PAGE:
Baby you’re so classic

Teachers wrestle with the purpose of teaching classic literature

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Juliana Norris

There's a lot to be learned from the classics, but is the effort worth it?

Myranda Mamat, Staff Writer

The Picture of Dorian Gray is a scandalous gothic novel written about a young Dorian Gray who sells his soul for youth and beauty. It’s filled with one-liners and vivid portrayals of upper-class refinement in 1890’s. The novel made Oscar Wilde one of the great voices of the Aesthetic movement and earned him a spot beside some of the greatest authors in history.

Classics like The Picture of Dorian Gray convey messages about life through complex themes and have been a part of American education for more than a century, but more and more teachers are questioning the value of teaching classic literature. Are classic books – referred to by many as the cannon – still needed?

“If you can get the same value with less resistance form more modern books, like books in the YA genre, why even teach the classics? I do believe that there is truth in that idea, that one can derive the same value from a more modern book with much less resistance,” said Mrs. Kimberly Trostle, who was the AP Literature teacher at Bellwood-Antis from 2007-2015. “But I believe that’s exactly why we should teach the classics. They provide a challenge, both in language and ideas.”

Classic literature is challenging and for good reasons. Many classics have frame stories, symbolism, motifs, and other devices that are at the heart of the study of literature, and recognizing them requires maturity and sophistication from a reader.

“I teach Romeo and Juliet with ninth grade, and  we talk about classic literature being timeless and universal,” said B-A English teacher Mr. Kerry Naylor. “It has themes you can relate to no matter what time period you are in or what culture you are from. If novels are written in a way that resonates with people they are going to last.”

Senior Brayton Coover, who took AP Literature as a junior, agreed that classics still touch the lives of students in the 21st Century.

“It’s impressive that books written 100 years ago can still have an impact,” he said. “There are a lot of classics that pose questions that are still prevalent today. Certain themes and ideas are never going away.”

Although it is becoming a problem to get classic literature into classrooms and the daily reading routine of high school students, current AP Literature teacher Mrs. Alyssa Cunningham said it is all about it being challenged.

“Even though classic literature can be difficult, students need to be challenged in order to grow. An essential part of learning is to be challenged. When students are faced with the challenge of reading and analyzing classic literature, they not only become better readers, but also better thinkers,” said Mrs. Cunningham.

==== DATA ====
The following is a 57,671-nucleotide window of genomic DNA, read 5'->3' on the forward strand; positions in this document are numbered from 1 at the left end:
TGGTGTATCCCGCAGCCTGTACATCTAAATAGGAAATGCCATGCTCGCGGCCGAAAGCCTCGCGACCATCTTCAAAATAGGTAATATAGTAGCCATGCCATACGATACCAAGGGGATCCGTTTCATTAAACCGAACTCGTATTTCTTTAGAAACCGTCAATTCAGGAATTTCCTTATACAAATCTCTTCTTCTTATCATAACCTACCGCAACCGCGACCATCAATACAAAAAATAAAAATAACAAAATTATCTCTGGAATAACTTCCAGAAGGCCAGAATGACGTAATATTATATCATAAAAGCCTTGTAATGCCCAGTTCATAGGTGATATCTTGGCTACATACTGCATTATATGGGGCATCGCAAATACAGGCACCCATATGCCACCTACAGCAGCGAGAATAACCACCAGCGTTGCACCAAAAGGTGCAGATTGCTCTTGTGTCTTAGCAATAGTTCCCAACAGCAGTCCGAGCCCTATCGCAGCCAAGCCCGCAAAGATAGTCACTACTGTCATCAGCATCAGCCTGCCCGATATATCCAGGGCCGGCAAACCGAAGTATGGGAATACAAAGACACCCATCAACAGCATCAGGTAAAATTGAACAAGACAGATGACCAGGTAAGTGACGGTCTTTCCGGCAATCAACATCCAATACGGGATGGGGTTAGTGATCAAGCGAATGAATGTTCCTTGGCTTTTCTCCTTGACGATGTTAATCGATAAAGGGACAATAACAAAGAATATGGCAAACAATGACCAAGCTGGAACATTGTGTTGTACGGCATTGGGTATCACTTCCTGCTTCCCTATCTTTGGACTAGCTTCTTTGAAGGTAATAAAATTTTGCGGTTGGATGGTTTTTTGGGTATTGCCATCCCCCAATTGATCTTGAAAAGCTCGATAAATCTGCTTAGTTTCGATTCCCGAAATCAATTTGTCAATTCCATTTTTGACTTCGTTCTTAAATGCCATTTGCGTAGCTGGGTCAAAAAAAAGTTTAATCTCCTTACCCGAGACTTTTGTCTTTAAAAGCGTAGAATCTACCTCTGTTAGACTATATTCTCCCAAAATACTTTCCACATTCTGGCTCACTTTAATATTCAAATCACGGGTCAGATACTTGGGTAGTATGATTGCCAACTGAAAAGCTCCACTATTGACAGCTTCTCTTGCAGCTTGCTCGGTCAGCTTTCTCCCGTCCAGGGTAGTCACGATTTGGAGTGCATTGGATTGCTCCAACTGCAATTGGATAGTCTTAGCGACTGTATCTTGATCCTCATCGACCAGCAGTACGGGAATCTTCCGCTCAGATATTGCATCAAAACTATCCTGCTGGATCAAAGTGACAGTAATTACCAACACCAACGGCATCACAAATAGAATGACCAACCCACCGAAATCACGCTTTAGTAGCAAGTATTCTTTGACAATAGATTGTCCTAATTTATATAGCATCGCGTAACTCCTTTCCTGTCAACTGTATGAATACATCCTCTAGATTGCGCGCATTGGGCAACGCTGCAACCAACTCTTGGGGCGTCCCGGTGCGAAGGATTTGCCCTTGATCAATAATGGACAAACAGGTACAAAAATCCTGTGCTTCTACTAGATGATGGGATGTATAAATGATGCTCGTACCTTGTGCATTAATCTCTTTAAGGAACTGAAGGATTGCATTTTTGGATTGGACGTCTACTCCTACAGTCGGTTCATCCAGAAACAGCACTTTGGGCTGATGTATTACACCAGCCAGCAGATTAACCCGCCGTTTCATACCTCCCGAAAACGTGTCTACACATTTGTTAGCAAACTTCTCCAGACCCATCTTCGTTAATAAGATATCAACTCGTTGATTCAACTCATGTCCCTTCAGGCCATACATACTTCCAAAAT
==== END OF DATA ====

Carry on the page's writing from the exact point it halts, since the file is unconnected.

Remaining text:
Another problem English teachers face at Bellwood-Antis and elsewhere is getting students to read books outside of their comfort zone, and most of those novels are the classics.

“It’s great to read books like Divergent, which are high-interest and easy to read, but while books like that are enoyable they don’t necessarily push a student as a reader. It’s very easy to read them fluently,” said Mr. Naylor. “It’s our job as high school teachers to try to push students beyond the limits they’re comfortable with.”

When students are faces with the challenge of reading and analyzing classic literature, they not only become better readers, but also better thinkers.”

— Mrs. Cunningham

Mrs. Cunningham said classics should have a place in the literature diet that includes a mix of classics and easier-to-read high interest books like The Hunger Games.

“There are so many other options in terms of literature for students to read, and I think students should take advantage of reading what truly interests them. However, students still should embrace the challenge and learning experience of reading classic literature, even if it is outside of their comfort zone or preference,” said Mrs. Cunningham.

In many ways the classics are already being addressed in Bellwood-Antis High School classrooms in the form of Shakespeare, which is read at every level, short stories written by the classic authors, and poetry written by the greats such as John Keats and Percy Shelley.

But the question still remains: if the classics are so important in shaping our mind, what are the consequences of allowing their presence to dwindle in English classrooms?

“As teachers we have a responsibility to have our students culturally literate when they enter college and the next phase of their lives. You should be literate in your culture, and the classics help you do that,” said Mr. Naylor.  “Like it or not, there are so many references in our culture to classic literature – from To Be or Not To Be to someone saying, ‘Well, the best laid plans … ,’ and if you don’t know them you are going to miss out and risk being culturally illiterate.”

Mrs. Cunningham said classics not only improve literacy but thinking skills as well.

“Each grade level covers a variety of classic texts each school year, so by the time a student graduates they have had the experience of working through challenging reading. When students are faces with the challenge of reading and analyzing classic literature, they not only become better readers, but also better thinkers,” said Mrs. Cunningham.

Coover, who plans on entering the engineering field, said that while the books he read in AP Lit may not relate to his major in college, he still sees how having read them can help him in the future.

“I will obviously be reading things in a different style than most classic literature,” Coover said. “Despite that, I think reading classics helps you build skills that are key to getting through tougher reads.”